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Title: The process of technological change at firm level : some case studies of post-innovation performance.
Author: Ray, Timothy Eric
Awarding Body: Manchester Polytechnic
Current Institution: Manchester Metropolitan University
Date of Award: 1985
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This thesis is developed from the proposition that most innovations offer scope for further development. The research is aimed at identifying factors that guide the innovating firm in sustaining a path of competitive technological advance in the face of a changing operating environment. Empirical evidence relating to these factors is provided in fourteen case-studies of post-innovation performance. The point of departure for producing the present case-studies was a study of the causes of innovations that enabled firms to gain the Queen's Awardto Industry in 1966 or 1967. This study provided we11- documented accounts of how things looked in the 1ate-l960s and therefore represented an ideal starting-point for investigating post-innovation performance. The present case-studies of post-innovation performance reveal that the process of technological change at firm level does not, normal1y take the form of somewhat momentous, discrete innovations. Instead, evidence is provided to support, the idea that the firm can be viewed as the custodian of a bundle of technological knowledge which can be marshalled to develop a particular area of innovation with regard to the changing constraints and opportunities that are generated by a changing operational environment. By combining aspects of the literature on technological change with the principles of Schumpeterian competition, an evolutionary perspective on the process of technological change at firm level is developed. It is argued that this perspective is more appropriate to an interpretation of technological change than static models of discrete innovations. A central feature of this evolutionary perspective is that, in addition to continuity in the development of the supply of technology, there are parallel changes in user-requirements. The innovating finn is then cast in the role of mediator between changes in technology and the evolution of user-requirements. It is shown that users are not usually concerned with the intrinsic qualities of a technology as such but rather with a given technology's ability to supply a set of desirable properties. The concept of a users' property-set is developed as a means of defining the arena of canpetition within which rival firms vie to meet evolving user-requirements. Evidence is provided which shows how the users' property-set can change over time and thereby change the nature of the ecooomic selection mechanismam hence the competitive position of the innovating firm.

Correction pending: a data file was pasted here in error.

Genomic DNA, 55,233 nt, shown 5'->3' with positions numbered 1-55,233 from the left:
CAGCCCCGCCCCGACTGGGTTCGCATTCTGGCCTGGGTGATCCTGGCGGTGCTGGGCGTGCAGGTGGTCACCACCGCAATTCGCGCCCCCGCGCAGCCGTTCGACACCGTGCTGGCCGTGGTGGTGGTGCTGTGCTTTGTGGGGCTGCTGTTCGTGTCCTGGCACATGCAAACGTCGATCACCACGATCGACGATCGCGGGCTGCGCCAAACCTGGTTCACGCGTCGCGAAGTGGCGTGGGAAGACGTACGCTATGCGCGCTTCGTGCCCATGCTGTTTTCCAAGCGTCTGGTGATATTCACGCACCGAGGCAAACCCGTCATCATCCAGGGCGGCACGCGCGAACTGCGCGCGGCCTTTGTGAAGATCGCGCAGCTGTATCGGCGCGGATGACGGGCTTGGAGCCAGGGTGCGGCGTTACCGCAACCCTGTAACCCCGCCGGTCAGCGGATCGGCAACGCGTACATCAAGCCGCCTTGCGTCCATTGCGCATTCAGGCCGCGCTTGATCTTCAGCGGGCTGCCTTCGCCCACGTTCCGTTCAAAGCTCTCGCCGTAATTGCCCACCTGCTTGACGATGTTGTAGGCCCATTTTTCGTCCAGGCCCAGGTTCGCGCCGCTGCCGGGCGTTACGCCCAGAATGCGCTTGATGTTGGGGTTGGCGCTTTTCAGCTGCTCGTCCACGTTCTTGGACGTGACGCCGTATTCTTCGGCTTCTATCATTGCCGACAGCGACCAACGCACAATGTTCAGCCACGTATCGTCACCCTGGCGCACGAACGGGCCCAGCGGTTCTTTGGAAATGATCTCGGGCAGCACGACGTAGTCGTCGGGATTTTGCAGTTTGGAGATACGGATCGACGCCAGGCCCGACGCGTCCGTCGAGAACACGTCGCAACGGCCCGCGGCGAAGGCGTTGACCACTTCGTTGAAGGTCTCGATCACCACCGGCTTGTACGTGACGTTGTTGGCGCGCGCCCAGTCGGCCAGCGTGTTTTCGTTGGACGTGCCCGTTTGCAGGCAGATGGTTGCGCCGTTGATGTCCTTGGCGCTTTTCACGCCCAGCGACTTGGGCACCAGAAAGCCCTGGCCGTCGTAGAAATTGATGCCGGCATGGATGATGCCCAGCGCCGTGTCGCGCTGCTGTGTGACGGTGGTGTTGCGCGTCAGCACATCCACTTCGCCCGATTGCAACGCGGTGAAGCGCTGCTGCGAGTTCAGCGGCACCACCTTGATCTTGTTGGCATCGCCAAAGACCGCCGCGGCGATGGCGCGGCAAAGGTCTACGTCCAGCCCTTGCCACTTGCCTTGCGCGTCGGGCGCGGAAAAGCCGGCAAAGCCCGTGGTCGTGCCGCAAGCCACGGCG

Supervisor: Not available Sponsor: Not available
Qualification Name: Thesis (Ph.D.) Qualification Level: Doctoral
EThOS ID:  DOI: Not available
Keywords: Management & business studies Management Economics